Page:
Update (Wednesday, 1:15 p.m.):
An Americus SOA Watch activist who was arrested for criminal trespass at the 22nd "SOA Watch" demonstration was sentenced to six months in prison Wednesday during a 10 a.m. federal court session.
Robert Norman Chantal, 60, who is also known as "Nashua," was sentenced to six months by Judge Stephen Hyles for a Nov. 18, 2012 arrest in which he climbed over the fence at the Fort Benning Road gate. He was arrested as what some have called the "Peace Clown" — dressed in all black with white face paint, with the sentence "Study war no more!" scrawled repeatedly on his clothes and body.
The protest group School of Americas Watch has led an annual protest marking the massacre of six Jesuits priests, their co-worker and teenage daughter in 1989 in El Salvador for more than 20 years. Some soldiers were linked to the School of the Americas, which closed in December 2000 and reopened as the Western Hemisphere for Security Cooperation in 2001.
During the proceedings, Major Joseph LaBranche of the Fort Benning Police Division said several signs were posted warning the nearly 2,000 protestors in attendance that "it is unlawful to demonstrate, protest or come onto [Fort Benning] for unlawful purposes. LaBranche also said a loud speaker announcement played approximately every 15 minutes that Sunday to warn protestors.
"Throughout the weekend we stay on guard until the permit expires and then we resume operations as usual," LaBranche said.
LaBranche went on to describe how Chantal used a collapsible ladder to climb over the fence. A canvas banner was used to handle the barbed wire on top of the fence.
When asked whether the group had displayed any acts of violence in the past, LaBranche told the court the only incident involved a woman in 2009 who also climbed over the fence. She began to kick at officers during her detainment, which led to assault charges. Those charges were later dropped on further review.
Chantal, represented by Loyola University law professor Bill Quigley, did not contest any facts or charges brought against him during the case. Prior to the sentence, Quigley asked to consider his client's non-violent history.
"The actions that he has taken are symbolic, peaceful," Quigley said. "He is a person who is deeply involved in his community."
During a speech delivered to the court after his sentence was delivered, Chantal said he became involved with SOA Watch after spending time and volunteering among the immigrant community in Americus. He learned slowly over time of the cause SOA represented and of human rights violations in South American countries such as Argentina, Honduras and Chile. Chantal described to the court incidents where Latin American families were allegedly raped, beaten or killed during the last several decades by soldiers who were trained at the School of Americas.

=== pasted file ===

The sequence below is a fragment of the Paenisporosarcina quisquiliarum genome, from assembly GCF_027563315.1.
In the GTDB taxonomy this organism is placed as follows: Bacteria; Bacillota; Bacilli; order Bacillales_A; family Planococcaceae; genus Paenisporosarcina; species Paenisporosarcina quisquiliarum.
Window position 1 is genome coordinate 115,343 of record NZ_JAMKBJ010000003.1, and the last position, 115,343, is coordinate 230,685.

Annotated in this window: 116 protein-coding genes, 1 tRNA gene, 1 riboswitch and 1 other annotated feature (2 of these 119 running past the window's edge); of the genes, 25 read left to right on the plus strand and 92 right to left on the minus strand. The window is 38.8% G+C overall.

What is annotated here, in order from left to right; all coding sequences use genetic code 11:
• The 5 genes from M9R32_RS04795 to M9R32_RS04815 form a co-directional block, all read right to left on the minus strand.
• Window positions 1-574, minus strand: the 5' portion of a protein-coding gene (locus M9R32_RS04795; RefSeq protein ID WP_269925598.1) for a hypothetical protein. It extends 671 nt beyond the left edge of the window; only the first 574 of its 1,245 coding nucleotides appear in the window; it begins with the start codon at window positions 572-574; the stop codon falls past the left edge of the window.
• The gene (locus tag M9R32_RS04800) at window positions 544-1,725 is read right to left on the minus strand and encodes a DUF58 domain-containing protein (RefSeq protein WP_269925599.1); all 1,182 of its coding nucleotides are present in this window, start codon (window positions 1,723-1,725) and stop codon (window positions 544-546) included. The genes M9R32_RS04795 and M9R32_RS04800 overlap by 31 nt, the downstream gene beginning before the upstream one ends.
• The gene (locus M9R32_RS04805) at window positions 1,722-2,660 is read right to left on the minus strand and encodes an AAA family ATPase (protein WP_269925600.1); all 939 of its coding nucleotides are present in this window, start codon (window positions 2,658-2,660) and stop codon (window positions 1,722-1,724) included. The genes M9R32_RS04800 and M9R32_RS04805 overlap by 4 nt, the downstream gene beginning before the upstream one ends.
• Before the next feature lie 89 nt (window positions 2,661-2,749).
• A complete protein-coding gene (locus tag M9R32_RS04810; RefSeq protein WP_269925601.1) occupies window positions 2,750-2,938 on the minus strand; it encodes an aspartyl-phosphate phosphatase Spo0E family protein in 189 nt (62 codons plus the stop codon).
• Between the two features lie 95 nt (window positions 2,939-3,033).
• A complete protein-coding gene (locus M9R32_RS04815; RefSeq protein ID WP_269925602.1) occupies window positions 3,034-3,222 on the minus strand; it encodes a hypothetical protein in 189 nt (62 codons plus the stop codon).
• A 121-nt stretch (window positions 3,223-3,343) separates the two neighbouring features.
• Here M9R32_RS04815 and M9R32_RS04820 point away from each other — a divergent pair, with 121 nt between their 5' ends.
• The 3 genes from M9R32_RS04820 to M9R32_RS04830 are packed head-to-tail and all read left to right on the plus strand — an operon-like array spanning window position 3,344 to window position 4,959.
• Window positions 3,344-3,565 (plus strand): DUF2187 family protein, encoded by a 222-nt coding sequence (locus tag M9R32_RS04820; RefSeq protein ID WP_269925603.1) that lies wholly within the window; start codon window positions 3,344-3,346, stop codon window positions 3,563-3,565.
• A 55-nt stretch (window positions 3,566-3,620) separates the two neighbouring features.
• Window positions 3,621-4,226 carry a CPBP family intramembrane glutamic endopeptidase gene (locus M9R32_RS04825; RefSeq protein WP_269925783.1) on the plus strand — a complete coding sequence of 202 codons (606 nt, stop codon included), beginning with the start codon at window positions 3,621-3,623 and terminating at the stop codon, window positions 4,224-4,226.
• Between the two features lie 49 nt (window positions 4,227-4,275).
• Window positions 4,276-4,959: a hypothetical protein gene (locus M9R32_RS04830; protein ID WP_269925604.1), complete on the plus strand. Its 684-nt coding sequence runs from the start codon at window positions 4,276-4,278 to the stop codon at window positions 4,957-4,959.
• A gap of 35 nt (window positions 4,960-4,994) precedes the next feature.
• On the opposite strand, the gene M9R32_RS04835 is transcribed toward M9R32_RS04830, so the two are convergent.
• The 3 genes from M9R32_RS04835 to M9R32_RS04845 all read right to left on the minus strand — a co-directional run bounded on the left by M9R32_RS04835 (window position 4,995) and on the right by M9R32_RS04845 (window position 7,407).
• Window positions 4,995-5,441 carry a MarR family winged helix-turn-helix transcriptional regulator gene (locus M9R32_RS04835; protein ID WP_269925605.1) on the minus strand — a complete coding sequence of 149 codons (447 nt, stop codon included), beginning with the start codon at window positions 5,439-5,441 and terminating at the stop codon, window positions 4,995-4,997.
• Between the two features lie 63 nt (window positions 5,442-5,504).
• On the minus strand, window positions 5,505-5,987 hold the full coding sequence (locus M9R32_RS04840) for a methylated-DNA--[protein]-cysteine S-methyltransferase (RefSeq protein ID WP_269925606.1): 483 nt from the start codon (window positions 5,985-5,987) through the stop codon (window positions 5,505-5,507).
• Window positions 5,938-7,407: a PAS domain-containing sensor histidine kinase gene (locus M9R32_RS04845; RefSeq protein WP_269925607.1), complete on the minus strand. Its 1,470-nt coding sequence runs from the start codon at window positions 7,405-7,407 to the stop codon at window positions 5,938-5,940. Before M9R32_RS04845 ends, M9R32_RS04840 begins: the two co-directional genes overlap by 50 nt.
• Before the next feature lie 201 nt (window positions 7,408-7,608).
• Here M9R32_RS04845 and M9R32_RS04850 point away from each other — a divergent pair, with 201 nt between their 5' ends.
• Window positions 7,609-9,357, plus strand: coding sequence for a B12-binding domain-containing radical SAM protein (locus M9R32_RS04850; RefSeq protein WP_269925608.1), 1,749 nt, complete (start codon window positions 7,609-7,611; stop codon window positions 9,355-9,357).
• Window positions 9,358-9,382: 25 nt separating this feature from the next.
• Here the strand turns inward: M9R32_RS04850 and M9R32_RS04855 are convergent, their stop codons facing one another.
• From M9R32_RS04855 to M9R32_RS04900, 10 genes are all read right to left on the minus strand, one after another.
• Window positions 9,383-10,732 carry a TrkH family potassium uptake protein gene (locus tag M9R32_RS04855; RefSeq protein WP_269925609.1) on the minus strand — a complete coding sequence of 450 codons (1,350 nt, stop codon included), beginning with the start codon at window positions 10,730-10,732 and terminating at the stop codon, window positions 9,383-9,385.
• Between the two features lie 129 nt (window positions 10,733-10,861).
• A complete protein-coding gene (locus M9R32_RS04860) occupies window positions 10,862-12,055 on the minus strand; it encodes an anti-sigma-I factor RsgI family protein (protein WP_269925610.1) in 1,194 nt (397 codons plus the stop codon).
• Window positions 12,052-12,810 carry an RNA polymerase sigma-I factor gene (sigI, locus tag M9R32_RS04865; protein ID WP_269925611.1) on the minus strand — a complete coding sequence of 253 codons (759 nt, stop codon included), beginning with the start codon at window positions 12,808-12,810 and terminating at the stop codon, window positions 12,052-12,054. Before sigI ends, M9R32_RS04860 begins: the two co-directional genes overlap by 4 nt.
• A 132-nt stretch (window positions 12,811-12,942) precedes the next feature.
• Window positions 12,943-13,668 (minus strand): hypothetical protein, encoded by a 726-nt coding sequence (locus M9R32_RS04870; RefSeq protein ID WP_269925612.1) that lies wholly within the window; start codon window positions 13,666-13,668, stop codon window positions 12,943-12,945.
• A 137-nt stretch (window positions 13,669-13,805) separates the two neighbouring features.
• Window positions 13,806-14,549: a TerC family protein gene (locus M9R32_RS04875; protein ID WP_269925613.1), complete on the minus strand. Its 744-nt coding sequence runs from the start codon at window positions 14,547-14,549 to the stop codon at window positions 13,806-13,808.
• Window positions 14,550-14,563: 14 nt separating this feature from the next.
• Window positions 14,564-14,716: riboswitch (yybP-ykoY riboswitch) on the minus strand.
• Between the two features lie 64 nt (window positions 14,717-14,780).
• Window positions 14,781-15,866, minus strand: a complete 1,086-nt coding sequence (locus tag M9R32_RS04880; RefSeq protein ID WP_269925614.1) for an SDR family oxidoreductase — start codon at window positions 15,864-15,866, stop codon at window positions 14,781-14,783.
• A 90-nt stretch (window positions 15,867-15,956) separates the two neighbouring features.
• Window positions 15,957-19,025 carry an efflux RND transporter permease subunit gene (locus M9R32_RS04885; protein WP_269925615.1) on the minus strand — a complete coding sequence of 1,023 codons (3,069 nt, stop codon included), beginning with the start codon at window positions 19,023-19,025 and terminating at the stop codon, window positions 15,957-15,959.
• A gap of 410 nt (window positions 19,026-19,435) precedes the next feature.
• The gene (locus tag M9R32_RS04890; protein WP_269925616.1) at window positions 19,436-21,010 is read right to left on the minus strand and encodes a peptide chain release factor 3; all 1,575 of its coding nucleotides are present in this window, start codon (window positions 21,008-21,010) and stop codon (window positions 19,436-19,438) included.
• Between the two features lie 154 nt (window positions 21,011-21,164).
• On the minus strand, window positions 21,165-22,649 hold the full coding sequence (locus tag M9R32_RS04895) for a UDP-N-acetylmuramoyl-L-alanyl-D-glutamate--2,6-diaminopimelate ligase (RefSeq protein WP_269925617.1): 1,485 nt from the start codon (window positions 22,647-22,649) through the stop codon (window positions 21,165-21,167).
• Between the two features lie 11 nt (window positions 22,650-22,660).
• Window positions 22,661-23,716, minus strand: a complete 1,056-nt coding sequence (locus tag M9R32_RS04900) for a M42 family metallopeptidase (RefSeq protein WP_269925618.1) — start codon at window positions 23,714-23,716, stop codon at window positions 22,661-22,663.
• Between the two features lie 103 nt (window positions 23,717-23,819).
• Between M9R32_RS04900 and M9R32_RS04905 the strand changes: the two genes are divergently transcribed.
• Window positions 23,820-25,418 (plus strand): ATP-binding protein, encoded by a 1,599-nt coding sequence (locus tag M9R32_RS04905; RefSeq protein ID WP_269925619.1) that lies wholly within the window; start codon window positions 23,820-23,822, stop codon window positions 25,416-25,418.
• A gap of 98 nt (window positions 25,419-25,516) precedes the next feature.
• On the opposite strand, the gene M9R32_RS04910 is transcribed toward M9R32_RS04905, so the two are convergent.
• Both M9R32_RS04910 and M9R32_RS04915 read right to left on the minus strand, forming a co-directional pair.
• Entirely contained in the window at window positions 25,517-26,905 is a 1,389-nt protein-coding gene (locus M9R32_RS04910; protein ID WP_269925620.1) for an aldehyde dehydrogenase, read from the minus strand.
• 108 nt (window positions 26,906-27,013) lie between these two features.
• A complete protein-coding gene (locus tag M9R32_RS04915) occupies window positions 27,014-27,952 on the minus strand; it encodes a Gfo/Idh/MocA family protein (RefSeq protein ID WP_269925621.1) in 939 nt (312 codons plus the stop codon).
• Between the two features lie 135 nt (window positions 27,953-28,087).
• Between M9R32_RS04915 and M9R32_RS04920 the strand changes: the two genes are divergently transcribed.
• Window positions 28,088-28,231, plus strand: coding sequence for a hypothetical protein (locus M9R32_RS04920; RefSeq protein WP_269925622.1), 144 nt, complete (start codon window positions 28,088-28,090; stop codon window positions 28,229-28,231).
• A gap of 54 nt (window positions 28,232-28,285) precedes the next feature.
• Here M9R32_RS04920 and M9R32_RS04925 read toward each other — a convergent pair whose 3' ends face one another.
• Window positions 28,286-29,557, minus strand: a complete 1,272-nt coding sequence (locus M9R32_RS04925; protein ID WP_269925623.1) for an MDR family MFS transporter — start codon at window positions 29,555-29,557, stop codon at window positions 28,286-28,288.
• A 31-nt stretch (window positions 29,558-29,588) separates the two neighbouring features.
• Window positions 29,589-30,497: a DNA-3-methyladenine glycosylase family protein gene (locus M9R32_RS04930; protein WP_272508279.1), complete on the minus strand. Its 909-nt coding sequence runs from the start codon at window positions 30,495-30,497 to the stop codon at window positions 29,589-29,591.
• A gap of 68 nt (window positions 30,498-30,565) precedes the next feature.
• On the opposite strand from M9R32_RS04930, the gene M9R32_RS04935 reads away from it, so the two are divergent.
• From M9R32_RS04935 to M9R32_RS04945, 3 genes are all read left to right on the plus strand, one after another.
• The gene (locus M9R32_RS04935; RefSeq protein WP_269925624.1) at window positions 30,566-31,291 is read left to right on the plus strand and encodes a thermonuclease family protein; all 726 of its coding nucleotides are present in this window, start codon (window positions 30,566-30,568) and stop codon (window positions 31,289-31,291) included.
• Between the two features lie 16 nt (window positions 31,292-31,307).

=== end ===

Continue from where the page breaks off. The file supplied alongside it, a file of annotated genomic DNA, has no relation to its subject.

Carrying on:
"There are hundreds of accounts of human rights violations performed by Latin American soldiers trained by the U.S. Military," he said. "Where is the justice?"
In his closing remark, Chantal asked Hyles to investigate alleged atrocities which the group believes WHINSEC is still committing under its new name.
"Help us close the School of Americas, your honor," Chantal said. "God help the world, no exceptions."
Hyles asked Quigley if Chantal should be sent to a health care facility due to his age. Chantal informed the court that he would require braces for his knees to perform labor during his incarceration.
As Chantal was handcuffed, a group of protestors who accompanied Chantal to his trial sang a verse of "We Shall Overcome."
Among those protestors were NAACP's Edward Debose and Alterna Immigrant Advocy Group co-founder Anton Flores. Nichiren Buddhists from Atlanta, who chanted a mantra of peace during the morning demonstration, were also in attendance, along with members from Veterans for Peace.
Two women stayed behind as bailiffs cleared the courtroom and watched Chantal as he was ushered by officers, singing together "You Do Not Walk Alone."
In January 2012, SOA activist Theresa Cusimano was sentenced to six months in federal prison for crossing into Fort Benning during the annual protest. Both Cusimano and Chantal had been arrested for the same change in past years but given lighter sentences.
SOA Watch activist Nashua Chantal faces up to six months in federal prison for climbing over a barbed-wire fence and crossing onto Fort Benning property during the SOA Watch protest in November 2012.
Chantal and his supporters marched from Holy Family Catholic Church to the federal courthouse in Columbus Wednesday morning prior to Chantal's 10 a.m. hearing in federal court.
Several speakers, including the NAACP's Edward Dubose and Anton Flores, co-founder of the immigrant advocacy group Alterna Community, spoke before those gathered placed their hands on Chantal and prayed for him. Chantal also spoke briefly before entering the courthouse.
Check back for an update later today.